Luteolin ameliorates dextran sulfate sodium-induced colitis in mice possibly through activation of the Nrf2 signaling pathway

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Luteolin has a reputation for being a safe and effective natural antioxidant that has strong radical scavenging and cell protective properties. The role of oxidative stress in inflammatory bowel disease (IBD) has been well established and is increasingly highlighted. Thus, we studied the protective effect of luteolin administration in a mouse model of experimental colitis.


Experimental acute colitis was induced by administering 3% dextran sulfate sodium (DSS) in the drinking water of mice for 7 days. The disease activity index (DAI); colon length; histological assessment; mRNA levels of nuclear factor-erythroid 2-related factor 2 (Nrf2), tumor necrosis factor (TNF-α), interleukin-6 (IL-6), heme oxygenase-1 (HO-1), and NADP(H): quinone oxidoreductase 1 (NQO-1); protein expression of Nrf2 and inducible nitric oxide synthase (iNOS); colon malondialdehyde (MDA) levels; and the activity levels of colonic superoxide dismutase (SOD) and catalase (CAT) were examined.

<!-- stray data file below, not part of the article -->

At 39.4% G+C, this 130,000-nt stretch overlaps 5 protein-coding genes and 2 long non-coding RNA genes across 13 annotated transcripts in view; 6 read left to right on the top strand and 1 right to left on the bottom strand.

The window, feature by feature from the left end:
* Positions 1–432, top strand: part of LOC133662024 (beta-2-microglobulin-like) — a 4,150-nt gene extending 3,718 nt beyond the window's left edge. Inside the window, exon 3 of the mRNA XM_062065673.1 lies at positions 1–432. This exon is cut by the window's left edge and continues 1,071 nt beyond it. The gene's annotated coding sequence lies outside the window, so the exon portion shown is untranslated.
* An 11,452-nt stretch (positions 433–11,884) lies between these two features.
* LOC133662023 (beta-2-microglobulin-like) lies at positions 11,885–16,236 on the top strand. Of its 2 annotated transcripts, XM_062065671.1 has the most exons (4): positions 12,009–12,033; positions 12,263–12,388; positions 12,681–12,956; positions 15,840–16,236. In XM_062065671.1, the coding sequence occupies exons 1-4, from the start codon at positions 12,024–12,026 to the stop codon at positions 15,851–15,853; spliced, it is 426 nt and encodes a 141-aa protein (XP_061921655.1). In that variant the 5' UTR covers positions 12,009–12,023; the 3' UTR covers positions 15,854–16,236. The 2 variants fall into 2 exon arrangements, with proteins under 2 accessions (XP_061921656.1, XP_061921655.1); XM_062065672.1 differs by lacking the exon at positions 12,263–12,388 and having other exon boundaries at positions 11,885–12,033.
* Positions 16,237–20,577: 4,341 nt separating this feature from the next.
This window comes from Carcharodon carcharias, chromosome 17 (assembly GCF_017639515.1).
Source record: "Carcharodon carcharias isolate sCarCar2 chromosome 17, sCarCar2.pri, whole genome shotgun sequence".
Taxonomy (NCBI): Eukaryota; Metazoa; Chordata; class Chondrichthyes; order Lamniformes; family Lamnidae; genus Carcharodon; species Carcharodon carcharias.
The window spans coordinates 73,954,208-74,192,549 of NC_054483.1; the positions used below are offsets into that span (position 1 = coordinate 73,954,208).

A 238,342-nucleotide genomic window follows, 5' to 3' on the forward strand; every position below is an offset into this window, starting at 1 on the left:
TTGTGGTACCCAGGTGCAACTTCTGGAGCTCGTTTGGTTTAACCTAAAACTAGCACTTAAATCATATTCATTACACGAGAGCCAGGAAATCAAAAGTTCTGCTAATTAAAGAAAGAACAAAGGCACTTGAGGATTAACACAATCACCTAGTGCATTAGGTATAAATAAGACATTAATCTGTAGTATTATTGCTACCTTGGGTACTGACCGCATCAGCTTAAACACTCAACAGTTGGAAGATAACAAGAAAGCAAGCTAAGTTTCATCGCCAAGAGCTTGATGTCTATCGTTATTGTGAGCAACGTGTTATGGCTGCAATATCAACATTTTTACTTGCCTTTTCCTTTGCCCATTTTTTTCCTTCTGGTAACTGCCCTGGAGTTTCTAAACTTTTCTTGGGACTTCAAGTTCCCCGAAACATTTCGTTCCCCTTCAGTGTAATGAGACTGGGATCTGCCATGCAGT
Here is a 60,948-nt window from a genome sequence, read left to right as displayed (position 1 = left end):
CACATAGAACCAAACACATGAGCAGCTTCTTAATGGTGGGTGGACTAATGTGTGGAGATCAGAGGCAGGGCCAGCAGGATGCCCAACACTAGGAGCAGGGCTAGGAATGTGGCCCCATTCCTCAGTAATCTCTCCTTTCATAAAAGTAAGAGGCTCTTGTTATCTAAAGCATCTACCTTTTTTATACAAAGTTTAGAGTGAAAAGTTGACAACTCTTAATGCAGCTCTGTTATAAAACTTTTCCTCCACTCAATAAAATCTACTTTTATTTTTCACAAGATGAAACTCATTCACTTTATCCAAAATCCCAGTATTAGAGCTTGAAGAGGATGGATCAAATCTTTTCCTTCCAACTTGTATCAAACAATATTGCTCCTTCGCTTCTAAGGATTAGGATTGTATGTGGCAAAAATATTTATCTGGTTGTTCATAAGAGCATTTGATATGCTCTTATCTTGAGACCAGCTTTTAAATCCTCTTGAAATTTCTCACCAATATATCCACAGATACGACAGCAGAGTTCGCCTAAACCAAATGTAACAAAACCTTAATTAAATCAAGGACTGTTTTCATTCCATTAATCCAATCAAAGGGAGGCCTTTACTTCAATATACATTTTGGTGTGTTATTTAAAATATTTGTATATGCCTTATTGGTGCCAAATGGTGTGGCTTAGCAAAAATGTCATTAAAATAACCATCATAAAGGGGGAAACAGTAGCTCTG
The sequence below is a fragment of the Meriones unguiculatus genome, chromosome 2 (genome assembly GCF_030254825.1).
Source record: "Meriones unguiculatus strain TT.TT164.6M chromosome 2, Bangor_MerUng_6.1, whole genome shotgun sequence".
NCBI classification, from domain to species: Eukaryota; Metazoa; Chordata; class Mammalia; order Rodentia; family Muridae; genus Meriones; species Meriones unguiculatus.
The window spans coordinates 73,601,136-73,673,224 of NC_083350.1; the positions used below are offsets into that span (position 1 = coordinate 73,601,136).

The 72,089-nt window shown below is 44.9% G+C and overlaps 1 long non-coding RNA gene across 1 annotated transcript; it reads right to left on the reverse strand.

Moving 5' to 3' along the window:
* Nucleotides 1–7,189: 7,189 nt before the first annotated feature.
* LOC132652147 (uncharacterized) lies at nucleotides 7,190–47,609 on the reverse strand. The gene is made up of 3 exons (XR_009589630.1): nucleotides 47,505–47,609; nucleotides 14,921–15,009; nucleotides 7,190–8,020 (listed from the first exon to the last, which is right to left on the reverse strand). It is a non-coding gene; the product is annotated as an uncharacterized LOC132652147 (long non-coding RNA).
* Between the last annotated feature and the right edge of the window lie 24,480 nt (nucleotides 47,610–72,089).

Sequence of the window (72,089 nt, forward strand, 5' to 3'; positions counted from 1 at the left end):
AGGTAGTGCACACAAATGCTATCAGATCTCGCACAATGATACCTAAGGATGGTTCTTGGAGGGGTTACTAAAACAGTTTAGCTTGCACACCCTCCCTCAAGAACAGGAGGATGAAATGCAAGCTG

Luteolin (20 and 50 mg/kg) significantly attenuated the DAI, colon shortening and histological damage. In addition, luteolin administration effectively decreased the expression of inflammatory mediators, such as iNOS, TNF-α and IL-6. Luteolin also decreased the colonic content of MDA. The activities of colonic SOD and CAT and the levels of Nrf2 and its downstream targets, HO-1 and NQO1, were elevated by luteolin treatment.


These observations indicate that luteolin may suppress experimental colitis through the Nrf2 signaling pathway.

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